Questions of law
What does “a judicial district in which a substantial part of the events…giving rise to the claim occurred” include?
The 1966 law change was intended to close venue gaps and should not be read more broadly than necessary to close those gaps. The 1990 amendment was a marginal expansion but permits multiple possible venues.
The statutory standard for venue depended not on whether the defendant made a deliberate contact, as it would with an analysis of personal jurisdiction, but on the location where the event occurred, which was the Western District of New York. Reversed and remanded.
After falling behind on her mortgage, plaintiff Claudia Aceves filed for Chapter 7 bankruptcy, placing a stay on the defendant bank’s attempted foreclosure. Plaintiff intended to convert to a Chapter 13 bankruptcy and use her husband’s income to cure the default under Chapter 13 protections; however, the defendant assured her that they would “work with her on a mortgage reinstatement and loan modification” and accordingly she chose not to proceed with the bankruptcy. The bank immediately resumed foreclosure and verbally offered her terms at double her prior monthly payment, which she could not meet. She sued under quiet title, slander of title, fraud, promissory estoppel, and declaratory relief; the trial court dismissed on motion of defendant.
Rule of law
Promissory estoppel applies whenever a promise which the promissor should reasonably expect to induce action or forbearance on the part of the promisee…and which does induce such action or forbearance would result in an injustice if the promise were not enforced. A promise must be clear and unambiguous.
The plaintiff argued that because they could have saved the home by converting to Chapter 13 but chose not to do so in reliance on defendant’s promise to work with them, but defendant had not in fact worked with them, promissory estoppel applied. The defendant argued that there was no fraud, no consideration, no clear and unambiguous promise, and that they had made an offer anyway.
The court held that the plaintiff had made out a case for promissory estoppel. The promise was clear and unambiguous, and they had relied on it to their detriment, as Chapter 13 definitely provided them an alternate relief that they had given up. The court held that a unilateral offer did not satisfy the promised negotiations and that the defendant had never intended to work with plaintiff. The court held that the defendant made the promise only to convince the plaintiff to forgo further proceedings and thus enable them to foreclose. Reversed with attorney’s fees.
Following a workplace injury, longtime employee and plaintiff I. G. Katz was offered a pension in exchange for retirement by defendant Dare, who would have fired Katz if he had not accepted it. Three years later, when Katz was 70 years old, Dare stopped making payments and claimed Katz was capable of working. Katz sued under promissory estoppel.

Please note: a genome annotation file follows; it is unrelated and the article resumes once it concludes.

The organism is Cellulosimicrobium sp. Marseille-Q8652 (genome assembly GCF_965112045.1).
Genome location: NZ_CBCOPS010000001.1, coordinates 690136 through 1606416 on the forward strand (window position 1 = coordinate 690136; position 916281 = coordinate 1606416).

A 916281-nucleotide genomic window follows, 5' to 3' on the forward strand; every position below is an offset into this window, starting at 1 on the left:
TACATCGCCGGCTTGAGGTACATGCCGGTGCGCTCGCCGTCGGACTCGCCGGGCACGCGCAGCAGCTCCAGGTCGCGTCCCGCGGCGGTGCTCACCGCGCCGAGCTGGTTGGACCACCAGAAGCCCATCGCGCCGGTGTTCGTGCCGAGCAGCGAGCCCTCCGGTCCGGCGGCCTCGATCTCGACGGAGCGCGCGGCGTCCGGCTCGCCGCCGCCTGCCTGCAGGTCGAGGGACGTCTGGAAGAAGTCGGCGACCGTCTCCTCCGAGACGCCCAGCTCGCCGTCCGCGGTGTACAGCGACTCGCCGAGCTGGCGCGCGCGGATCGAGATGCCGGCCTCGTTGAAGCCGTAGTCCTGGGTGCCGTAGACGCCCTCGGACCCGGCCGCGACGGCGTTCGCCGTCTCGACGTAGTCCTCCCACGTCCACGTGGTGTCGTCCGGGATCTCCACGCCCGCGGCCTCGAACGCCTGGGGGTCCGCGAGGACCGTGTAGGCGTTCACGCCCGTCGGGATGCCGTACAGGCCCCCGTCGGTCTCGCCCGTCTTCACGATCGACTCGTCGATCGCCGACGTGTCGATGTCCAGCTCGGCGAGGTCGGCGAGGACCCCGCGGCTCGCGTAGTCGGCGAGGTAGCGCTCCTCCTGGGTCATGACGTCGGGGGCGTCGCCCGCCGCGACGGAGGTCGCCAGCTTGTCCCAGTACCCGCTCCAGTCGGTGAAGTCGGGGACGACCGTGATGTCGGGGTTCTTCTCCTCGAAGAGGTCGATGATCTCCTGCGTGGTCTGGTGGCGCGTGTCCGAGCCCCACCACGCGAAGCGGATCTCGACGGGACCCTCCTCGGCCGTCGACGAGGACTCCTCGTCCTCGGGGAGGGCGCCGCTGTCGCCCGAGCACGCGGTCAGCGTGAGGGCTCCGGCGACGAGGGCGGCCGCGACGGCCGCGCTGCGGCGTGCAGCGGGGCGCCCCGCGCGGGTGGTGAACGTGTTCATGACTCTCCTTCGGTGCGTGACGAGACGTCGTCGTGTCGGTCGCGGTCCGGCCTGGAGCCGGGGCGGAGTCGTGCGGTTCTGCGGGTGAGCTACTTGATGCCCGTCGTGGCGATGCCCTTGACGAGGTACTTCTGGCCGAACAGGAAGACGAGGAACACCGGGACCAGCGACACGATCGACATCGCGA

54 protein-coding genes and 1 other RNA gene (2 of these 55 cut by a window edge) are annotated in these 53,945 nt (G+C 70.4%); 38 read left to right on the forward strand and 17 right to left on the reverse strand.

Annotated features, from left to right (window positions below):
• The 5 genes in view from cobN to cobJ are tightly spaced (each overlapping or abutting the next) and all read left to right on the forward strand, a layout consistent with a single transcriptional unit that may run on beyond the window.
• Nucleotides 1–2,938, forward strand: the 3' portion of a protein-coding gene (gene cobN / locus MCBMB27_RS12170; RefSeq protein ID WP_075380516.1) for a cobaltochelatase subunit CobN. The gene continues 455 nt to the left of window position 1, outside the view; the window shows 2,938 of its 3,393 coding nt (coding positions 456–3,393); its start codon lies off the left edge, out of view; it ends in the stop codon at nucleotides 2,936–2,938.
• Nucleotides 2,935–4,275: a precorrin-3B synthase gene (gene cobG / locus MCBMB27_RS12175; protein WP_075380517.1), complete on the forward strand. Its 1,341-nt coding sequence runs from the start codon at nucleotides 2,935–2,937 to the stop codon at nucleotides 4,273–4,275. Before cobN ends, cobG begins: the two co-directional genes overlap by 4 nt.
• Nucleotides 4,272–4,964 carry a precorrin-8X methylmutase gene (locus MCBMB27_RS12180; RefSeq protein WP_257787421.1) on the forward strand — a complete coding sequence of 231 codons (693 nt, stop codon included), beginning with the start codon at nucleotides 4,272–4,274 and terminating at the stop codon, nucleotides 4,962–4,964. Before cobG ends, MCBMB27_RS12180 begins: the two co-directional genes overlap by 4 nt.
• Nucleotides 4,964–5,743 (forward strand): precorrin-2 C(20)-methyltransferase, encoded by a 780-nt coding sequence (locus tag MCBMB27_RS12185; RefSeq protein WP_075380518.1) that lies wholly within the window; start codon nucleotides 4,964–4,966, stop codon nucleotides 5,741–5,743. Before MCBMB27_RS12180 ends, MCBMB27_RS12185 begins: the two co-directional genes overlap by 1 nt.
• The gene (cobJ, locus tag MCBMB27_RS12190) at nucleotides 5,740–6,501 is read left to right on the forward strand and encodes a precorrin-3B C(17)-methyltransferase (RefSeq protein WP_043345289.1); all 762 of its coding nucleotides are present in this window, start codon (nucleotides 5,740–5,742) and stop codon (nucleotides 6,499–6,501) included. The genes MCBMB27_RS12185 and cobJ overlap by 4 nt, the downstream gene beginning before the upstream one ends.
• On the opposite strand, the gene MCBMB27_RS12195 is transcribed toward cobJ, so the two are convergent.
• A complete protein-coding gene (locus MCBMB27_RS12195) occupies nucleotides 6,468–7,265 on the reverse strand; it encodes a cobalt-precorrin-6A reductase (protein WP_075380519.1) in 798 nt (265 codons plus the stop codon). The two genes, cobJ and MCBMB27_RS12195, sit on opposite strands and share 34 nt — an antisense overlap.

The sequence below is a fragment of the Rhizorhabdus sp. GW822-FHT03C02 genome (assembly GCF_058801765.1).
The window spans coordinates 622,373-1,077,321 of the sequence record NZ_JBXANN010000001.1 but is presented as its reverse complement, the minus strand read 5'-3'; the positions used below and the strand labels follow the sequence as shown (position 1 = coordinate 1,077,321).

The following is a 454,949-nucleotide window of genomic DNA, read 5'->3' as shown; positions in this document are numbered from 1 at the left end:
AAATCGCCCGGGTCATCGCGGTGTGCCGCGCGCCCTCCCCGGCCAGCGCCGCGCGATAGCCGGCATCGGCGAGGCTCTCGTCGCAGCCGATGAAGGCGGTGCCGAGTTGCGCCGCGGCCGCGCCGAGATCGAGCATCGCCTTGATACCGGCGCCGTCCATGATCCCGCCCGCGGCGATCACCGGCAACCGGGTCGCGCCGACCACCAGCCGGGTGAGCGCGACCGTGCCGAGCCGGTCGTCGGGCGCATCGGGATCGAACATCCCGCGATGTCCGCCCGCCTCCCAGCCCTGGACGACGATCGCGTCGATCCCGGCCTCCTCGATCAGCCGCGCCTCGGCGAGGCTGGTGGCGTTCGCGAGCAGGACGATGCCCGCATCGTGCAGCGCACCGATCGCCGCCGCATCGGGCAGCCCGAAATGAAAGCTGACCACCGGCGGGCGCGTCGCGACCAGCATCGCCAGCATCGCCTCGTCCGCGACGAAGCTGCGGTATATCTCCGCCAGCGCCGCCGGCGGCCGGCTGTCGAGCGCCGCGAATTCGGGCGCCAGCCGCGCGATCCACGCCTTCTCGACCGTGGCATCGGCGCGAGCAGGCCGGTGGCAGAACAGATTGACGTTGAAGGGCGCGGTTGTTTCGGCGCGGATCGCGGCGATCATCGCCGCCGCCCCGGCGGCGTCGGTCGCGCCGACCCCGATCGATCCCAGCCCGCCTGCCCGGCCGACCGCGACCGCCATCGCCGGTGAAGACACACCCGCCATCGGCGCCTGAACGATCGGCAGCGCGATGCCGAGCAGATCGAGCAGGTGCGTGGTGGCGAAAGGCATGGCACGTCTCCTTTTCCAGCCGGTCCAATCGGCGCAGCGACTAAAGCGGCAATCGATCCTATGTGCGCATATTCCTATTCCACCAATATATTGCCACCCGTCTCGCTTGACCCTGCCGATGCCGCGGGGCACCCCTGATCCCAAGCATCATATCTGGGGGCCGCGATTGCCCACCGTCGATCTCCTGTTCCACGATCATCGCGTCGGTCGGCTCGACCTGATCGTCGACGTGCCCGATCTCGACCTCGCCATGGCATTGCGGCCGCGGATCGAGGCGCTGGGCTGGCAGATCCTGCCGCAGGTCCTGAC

Rules of law
There are three elements that invoke Promissory Estoppel: promise, detrimental reliance, and injustice which compels enforcement.
Defendant argued that because plaintiff would have been fired if he had not voluntarily retired, the elements of Promissory Estoppel had not been met. Defendant argued that the pension from Dare did not require Katz to do anything and thus there was no detrimental reliance. Plaintiff argued that he had relied on the promise to his detriment by voluntarily quitting.
The court held that the alternative of firing was immaterial, as the defendant had negotiated a voluntary termination for thirteen months, and plaintiff had in fact relied upon the promise in voluntarily quitting.
The decedent plaintiff had been driving without lights, in violation of statute, when he was struck and killed by a negligent defendant. The jury was instructed that driving without lights was not negligence in itself and therefore found the decedent free of contributory negligence. Appealed, and the appellate court reversed for error in instructions. Appealed again.
Questions of law
Does violation of statute on the part of a defendant constitute contributory negligence?
Because the violation of the statute contributed to the accident, it was potential negligence and the plaintiff could have been barred from recovery. The jury should have evaluated causation but not negligence. “A plaintiff who travels without [lights] is not to forfeit the right to damages unless the absence of lights is at least a contributing cause of the disaster.”
A drug-store clerk negligently sold unlabeled poison to a customer, who drank it and died. A statute required the labeling of poisons. Decedent’s estate sued.
Questions of law
Does a statute impose a specific duty in the context of tort liability, and does such a statute give rise to a right of action under that statute?
The common law gives a right of action to every one sustaining injuries caused proximately by the negligence of another, and since negligence is the breach of legal duty, breach of a legal duty imposed by statute (presuming that statute is designed for the protection of others) is negligence per se.
A plaintiff was injured by a runaway horse which had been left unhitched by defendant in violation of local ordinance.
Questions of law
Can a jury evaluate negligence under an “ordinary and prudent” standard when the injurious act was in violation of statute?
The court held that “ordinary and prudent” becomes synonymous with adherence to the law in the question of liability evaluation, and as such a jury is not permitted to evaluate the question of negligence, but only whether the law was broken and whether the damage resulted from it.
Defendant Darue Engineering & Manufacturing purchased property seized from plaintiff Grable & Sons Metal Products, Inc. by the IRS to satisfy tax delinquency. Five years later, plaintiff sued for title in state court alleging that the notice provided by the IRS did not satisfy federal law. Defendant removed to federal court to address the federal question, and SCOTUS granted certiorari on the jurisdictional issue.
Questions of law
When no federal cause of action exists for a claim which nonetheless turns on a disputed issue of federal law, may the case be removed to federal court?
The question asked by the court is whether the state-law claim necessarily raises a stated federal issue which is both disputed and substantial and which a federal court may entertain without disturbing congressional boundaries placed on it. The court held that the notice required by federal statute was an essential element of its claim and the meaning of the federal statute was actually in dispute, and therefore it was appropriate to grant jurisdiction. The court also found that the government had an interest in determining uniform answers to such questions, particularly when they could impact government action.